...or "Can I buy a receiver for $100?"
dialupinternetuser asked me to help choose a cheap receiver and/or amplifier for around $100. It's not the first time I've been asked to do this, and I'm sure it won't be the last. I decided to post my answer in more general thread. While it's possible to find a receiver at just a little over that price by looking on eBay (try this search for example), new receivers basically start at $200. I've don some digging around for dialup and come up with a few options in one of three broad classes:
Option 1. Next-gen, 5.1 surround receivers (bottom of the line)
1st choice: Yamaha HTR-6130 ($200 - $230)
2nd choice: Sony STR-DG520 ($200)
Wildcard: Onkyo TX-SRxx6 (???) - My spidey sense tells me that Onkyo might be coming out with a competitor at this price point some time this year. Coming in below the Onkyo TX-SR506 ($379). My guess is that it will be called the Onkyo TX-SR306 and will sell for $200.
This is probably the area that I would recommend buying a receiver. It'll cost you a firm $200, but you're getting quite a bit of future proofing and technology at this price point. These new 5.1 receivers have 2 x HDMI pass-through inputs (for Blu-ray and other new HD sources) and several component video inputs (Sony has 2, and Yamaha has 3) to support things like DVD players and game consoles. They also have 3 digital audio inputs. I would've like to have seen 4 digital audio inputs, and a 3rd component input on the Sony. They are rated for 100 W / channel, but I would have to seen them in action to believe it. FYI: You will not get transcoding of the component video inputs to the HDMI output on these models. You have to pay a little more for that feature.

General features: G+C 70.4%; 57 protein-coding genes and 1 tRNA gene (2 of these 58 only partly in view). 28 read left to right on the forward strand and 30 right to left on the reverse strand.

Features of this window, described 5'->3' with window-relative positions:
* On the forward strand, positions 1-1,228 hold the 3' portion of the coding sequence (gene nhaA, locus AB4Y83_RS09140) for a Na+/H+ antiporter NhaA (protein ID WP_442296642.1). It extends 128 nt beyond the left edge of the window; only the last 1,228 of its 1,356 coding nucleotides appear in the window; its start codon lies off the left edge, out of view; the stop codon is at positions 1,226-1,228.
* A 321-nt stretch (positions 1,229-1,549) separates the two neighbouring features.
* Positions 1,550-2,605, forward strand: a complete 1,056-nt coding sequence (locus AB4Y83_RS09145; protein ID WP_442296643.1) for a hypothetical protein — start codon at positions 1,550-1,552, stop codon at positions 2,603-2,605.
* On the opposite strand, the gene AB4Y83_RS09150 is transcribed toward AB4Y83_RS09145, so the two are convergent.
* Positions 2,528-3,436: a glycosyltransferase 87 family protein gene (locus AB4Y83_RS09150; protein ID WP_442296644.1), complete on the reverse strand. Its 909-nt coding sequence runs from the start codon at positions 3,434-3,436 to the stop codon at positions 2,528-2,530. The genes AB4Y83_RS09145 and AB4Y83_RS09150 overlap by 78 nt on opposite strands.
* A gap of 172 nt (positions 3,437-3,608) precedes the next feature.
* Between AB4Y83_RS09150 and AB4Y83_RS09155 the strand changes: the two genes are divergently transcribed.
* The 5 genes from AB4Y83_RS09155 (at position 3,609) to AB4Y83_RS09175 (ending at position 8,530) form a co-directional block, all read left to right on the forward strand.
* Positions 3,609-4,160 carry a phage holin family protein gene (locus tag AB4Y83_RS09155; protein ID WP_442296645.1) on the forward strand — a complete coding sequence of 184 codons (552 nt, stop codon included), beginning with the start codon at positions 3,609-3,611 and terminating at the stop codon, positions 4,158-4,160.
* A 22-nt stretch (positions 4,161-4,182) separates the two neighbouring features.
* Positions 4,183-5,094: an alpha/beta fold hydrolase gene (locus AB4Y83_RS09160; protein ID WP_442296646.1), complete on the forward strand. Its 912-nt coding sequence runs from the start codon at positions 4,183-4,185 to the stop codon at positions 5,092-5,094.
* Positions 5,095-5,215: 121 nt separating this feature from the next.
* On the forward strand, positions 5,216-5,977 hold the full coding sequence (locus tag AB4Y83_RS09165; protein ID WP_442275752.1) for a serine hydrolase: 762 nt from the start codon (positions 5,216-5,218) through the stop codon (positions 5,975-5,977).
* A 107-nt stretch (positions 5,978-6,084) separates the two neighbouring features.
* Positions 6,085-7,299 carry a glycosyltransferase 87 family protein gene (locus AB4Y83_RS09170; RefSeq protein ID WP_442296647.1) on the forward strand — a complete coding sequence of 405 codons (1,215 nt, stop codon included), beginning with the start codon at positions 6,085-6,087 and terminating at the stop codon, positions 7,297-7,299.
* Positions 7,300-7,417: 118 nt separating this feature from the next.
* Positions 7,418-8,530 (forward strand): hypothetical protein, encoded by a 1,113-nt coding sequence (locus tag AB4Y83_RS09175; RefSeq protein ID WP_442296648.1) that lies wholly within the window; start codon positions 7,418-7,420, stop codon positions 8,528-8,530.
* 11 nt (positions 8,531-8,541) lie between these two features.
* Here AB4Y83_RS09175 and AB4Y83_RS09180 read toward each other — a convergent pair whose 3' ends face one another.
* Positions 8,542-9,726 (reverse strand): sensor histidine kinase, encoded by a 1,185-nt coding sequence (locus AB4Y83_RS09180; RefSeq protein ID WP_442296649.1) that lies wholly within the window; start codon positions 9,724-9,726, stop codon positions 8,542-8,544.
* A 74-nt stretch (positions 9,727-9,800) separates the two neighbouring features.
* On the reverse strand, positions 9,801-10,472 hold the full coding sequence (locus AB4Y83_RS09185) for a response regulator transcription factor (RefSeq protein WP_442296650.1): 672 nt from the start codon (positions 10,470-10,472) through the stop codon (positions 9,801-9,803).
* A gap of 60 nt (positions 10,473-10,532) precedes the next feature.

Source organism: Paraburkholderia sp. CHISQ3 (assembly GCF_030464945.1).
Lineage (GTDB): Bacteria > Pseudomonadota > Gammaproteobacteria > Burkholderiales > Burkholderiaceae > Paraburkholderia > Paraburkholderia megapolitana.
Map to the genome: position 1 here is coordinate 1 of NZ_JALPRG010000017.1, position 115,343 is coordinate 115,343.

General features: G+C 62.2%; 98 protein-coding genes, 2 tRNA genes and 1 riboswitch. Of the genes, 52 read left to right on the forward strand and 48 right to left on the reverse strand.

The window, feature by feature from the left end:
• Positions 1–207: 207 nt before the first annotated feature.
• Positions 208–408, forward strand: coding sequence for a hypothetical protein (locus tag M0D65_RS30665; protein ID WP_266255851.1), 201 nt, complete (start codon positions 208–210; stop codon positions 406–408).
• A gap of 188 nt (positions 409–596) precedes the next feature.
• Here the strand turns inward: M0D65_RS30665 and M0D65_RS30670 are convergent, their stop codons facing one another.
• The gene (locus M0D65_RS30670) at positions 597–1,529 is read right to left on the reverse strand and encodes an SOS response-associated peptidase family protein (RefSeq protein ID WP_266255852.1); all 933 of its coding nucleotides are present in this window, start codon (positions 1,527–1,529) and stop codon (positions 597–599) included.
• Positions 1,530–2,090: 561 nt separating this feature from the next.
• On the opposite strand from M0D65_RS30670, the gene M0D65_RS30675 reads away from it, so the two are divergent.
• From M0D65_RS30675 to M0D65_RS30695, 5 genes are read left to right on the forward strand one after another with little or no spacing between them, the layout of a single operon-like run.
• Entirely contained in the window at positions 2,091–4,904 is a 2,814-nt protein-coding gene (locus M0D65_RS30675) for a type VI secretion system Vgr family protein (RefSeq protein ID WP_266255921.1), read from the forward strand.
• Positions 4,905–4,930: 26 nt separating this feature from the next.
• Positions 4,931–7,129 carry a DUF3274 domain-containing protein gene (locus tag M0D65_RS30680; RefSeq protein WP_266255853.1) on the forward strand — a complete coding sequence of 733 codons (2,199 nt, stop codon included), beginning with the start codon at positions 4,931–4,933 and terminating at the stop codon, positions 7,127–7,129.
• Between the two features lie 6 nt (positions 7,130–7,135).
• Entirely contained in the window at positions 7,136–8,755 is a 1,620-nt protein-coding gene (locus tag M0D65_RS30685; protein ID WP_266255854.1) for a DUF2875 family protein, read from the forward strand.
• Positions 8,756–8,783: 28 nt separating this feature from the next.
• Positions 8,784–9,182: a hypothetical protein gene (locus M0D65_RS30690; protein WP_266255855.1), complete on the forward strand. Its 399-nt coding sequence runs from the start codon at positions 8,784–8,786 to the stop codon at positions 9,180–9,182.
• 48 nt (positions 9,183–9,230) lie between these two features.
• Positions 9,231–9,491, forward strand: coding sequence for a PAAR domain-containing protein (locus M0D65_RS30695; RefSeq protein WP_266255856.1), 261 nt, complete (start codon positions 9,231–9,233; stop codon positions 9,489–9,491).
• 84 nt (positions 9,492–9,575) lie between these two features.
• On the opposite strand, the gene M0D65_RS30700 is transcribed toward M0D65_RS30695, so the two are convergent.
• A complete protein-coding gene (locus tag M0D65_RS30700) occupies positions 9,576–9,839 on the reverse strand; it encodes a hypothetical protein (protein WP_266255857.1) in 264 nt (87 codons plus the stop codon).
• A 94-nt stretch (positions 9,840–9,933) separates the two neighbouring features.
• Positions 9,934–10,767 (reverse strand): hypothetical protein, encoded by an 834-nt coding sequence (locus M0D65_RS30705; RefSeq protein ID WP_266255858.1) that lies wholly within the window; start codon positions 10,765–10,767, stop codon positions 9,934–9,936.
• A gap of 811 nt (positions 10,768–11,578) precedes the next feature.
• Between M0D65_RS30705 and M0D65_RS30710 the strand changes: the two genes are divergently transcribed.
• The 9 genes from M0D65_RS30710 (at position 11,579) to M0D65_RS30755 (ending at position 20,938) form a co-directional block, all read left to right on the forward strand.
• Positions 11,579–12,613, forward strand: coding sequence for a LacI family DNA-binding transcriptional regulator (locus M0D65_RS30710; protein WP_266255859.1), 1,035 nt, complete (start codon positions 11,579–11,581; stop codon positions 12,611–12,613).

Option 2. Previous-gen, 5.1 surround receivers
1st choice: Yamaha RX-V361 ($100 - $200) (aka Yamaha HTR-6030)
2nd choice: Onkyo TX-SR304 ($100 - $200)
Both of these receivers are previous generation 5.1 receivers with 3 x component video inputs and 3 x digital audio inputs (S/PDIF or co-axial) with around 5 analog stereo inputs. These are a good choice if you've a few sources with component video and digital like a DVD player, Xbox 360, and a cable box and you want a clean way to hook them up to your TV. These receivers have a $200 list price, or so but I'm sure you could find them for a little over a $100 refurbished, used, or on ebay/craig's list. The audio power in these receivers may leave some to be desired. They are rated for around 65 - 100 W per channel, but I doubt that they can deliver that.
Option 3. Analog, stereo integrated amplifiers
1st choice: Onkyo TX-8222 ($100 - $150)
2nd choice (but not really): Sony STR-DE197 ($100 - $200)
These are basically old school stereo integrated amplifiers (amp + AM/FM tuner = integrated amp) with analog RCA stereo inputs (you know, the red and white thingies) and hookup for 2 sets of stereo speakers. Simple. Clean. Obsolete. You don't get any digital goodness..or video for that matter. It's what used to be called a "stereo" before all this 1080p/HDTV/HDMI/Blu-ray/dts/dolby/surround sound mess began. The Onkyo is by far and away the better choice between these two receivers. Onkyo has a refurbished one in stock online for $120. I'd say consider Yamaha RX-397 (or other older Yamaha amps) as well if you can find one on the cheap.